Disciplinary hearings are held in South African workplaces when an employee is suspected of misconduct. Misconduct must first be addressed with disciplinary actions before any disciplinary hearing can take place. Disciplinary actions can take the form of verbal warnings, corrective counselling, and written warnings. During the disciplinary hearing, both the employee and the employer need a representative. The representative can be either the employee or the employer themselves, or another employee in the organisation, or they can be represented by a trade union. This blog post will discuss how trade unions can represent employees in disciplinary hearings and when can legal representation be used.

Trade Unions and employee representation

A trade union is defined as a group formed by workers in an organisation, this group serves to represent the rights and interests of employees. Trade unions work hand in hand with employers often forming partnerships but are independent organisations. They serve the interests of employees by negotiating better wages and working conditions. They discuss significant changes such as retrenchment. Discuss any concerns that employees and members of the trade union might have. Act as representatives for disciplinary hearings. Give out financial and legal advice to members, offer members educational training and discounted benefits in insurance.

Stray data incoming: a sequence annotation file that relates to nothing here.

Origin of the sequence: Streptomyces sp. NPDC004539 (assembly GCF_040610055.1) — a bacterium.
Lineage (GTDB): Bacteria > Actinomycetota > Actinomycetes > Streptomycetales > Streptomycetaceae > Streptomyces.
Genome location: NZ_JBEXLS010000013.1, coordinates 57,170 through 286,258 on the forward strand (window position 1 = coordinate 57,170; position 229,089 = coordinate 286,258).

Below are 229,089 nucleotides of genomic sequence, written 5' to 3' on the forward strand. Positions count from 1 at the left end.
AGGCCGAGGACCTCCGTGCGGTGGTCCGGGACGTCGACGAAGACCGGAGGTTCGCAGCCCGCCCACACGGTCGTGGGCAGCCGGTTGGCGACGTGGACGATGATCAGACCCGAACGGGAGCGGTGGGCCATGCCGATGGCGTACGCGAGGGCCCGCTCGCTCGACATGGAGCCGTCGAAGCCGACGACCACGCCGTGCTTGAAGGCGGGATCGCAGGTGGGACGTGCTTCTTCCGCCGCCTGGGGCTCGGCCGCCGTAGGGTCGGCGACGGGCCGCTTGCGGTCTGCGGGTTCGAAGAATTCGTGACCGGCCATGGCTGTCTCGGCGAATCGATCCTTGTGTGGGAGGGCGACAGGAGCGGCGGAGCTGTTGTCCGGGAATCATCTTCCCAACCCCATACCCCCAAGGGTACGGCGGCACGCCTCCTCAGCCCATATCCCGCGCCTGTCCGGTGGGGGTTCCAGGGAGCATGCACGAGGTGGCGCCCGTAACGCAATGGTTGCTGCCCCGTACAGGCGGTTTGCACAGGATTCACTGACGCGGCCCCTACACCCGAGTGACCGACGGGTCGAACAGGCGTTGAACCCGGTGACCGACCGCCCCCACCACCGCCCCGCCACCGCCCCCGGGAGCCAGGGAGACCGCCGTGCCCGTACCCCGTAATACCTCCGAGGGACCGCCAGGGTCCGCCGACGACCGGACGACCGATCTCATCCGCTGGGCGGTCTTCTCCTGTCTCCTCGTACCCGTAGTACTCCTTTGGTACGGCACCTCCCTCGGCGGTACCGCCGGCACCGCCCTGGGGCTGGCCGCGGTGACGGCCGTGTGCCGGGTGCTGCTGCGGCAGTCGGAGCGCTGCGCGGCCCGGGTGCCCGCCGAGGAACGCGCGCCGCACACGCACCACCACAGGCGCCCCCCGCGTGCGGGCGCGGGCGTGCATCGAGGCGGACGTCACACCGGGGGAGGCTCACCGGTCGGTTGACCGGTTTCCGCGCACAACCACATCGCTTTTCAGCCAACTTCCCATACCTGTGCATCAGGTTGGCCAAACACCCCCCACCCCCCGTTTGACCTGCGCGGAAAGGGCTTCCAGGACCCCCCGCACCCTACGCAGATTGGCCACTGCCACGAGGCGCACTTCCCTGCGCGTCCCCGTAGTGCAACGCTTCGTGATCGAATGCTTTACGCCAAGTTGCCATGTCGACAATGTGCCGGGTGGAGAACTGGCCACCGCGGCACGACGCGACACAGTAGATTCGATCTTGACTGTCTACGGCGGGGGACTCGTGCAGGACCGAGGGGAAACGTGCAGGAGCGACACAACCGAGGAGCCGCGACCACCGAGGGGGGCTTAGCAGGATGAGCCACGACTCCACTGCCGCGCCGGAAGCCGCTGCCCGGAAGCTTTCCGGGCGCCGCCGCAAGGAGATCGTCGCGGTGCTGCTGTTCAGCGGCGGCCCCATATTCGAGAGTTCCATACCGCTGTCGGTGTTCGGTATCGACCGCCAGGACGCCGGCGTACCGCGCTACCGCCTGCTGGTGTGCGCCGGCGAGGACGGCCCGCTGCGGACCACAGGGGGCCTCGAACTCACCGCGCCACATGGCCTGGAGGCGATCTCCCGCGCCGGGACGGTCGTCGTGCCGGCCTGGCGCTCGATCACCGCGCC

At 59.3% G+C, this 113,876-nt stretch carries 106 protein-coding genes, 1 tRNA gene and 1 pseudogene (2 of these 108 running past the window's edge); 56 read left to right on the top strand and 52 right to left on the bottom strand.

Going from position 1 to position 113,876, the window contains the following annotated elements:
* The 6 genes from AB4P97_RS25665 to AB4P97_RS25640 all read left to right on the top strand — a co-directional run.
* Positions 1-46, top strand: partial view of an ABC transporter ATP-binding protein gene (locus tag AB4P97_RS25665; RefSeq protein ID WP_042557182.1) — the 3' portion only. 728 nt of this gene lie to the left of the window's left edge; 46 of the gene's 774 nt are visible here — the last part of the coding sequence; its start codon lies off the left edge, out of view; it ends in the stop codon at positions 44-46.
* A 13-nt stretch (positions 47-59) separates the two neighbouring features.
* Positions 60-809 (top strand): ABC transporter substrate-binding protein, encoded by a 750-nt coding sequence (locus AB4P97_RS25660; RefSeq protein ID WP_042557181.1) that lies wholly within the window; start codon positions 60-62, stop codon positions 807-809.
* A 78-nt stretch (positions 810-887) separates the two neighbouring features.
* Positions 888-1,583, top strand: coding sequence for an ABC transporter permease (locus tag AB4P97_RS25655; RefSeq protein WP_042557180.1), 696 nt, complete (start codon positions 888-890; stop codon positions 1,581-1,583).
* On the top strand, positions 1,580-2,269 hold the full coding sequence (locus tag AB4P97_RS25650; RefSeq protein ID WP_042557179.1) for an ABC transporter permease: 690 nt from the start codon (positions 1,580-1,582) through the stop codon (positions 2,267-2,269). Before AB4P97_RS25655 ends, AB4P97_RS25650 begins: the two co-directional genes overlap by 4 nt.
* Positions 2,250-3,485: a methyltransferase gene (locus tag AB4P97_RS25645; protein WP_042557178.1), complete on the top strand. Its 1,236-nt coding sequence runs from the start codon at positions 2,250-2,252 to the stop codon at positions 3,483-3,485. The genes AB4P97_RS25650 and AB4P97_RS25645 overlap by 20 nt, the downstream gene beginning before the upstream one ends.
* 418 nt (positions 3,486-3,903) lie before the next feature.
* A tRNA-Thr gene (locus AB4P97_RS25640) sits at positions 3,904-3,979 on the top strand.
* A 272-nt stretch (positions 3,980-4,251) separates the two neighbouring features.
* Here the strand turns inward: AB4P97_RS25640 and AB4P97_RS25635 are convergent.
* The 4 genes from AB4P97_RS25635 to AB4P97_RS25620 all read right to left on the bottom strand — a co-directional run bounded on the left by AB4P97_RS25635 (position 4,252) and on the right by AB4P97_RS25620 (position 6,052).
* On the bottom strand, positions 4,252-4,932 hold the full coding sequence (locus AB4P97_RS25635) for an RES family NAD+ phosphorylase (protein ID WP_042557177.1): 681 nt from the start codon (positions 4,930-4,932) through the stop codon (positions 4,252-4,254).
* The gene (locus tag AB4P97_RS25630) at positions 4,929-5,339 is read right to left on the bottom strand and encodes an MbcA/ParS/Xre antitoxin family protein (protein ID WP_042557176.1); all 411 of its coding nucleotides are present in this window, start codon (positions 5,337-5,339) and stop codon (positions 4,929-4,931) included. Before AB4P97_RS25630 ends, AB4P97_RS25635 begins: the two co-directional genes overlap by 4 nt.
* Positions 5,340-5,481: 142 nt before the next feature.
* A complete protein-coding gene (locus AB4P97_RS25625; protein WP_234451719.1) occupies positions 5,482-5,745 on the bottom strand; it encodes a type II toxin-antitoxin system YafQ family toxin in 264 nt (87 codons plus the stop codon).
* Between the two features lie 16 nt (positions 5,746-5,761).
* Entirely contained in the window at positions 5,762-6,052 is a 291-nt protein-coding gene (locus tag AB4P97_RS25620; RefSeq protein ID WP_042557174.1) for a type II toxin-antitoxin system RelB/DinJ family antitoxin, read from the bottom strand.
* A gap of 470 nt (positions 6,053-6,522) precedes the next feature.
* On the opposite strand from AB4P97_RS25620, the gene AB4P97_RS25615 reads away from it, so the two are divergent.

During a hearing, an employee can choose a representative from their trade union, known as a shop steward. Shop stewards perform the following duties: they can serve as representatives during disciplinary hearings and are there to hear employees’ grievances, they are there to make sure that the employer complies with the Labour Relations Act, No 66 of 1995 – LRA and they make sure that there isn’t any breach of the LRA or employment-related laws. The union and the employer agree on various functions that the shop steward needs to carry out in representing employees. For the shop steward to represent an employee in a disciplinary hearing, the shop steward must be part of a trade union formed by the employees within the organisation.

Legal representation and disciplinary hearing

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Legal representation is a service offered by attorneys to individuals and companies in court proceedings. During these court proceedings, an attorney will state mitigating facts on behalf of their client to prove them innocent. Lawyers may not represent employees at disciplinary hearings because they are considered outside representatives. Outside representatives are known as representatives from outside the employee’s workplace. Instead, workers are encouraged to choose a colleague or shop steward to represent them. The only way an employee can be represented by an attorney is through an application to the commission. The Commissioner is the only person that can either approve or decline the application depending on the severity of the case. When employees seek out outside legal representation, they do this in the hope that an attorney can better represent them.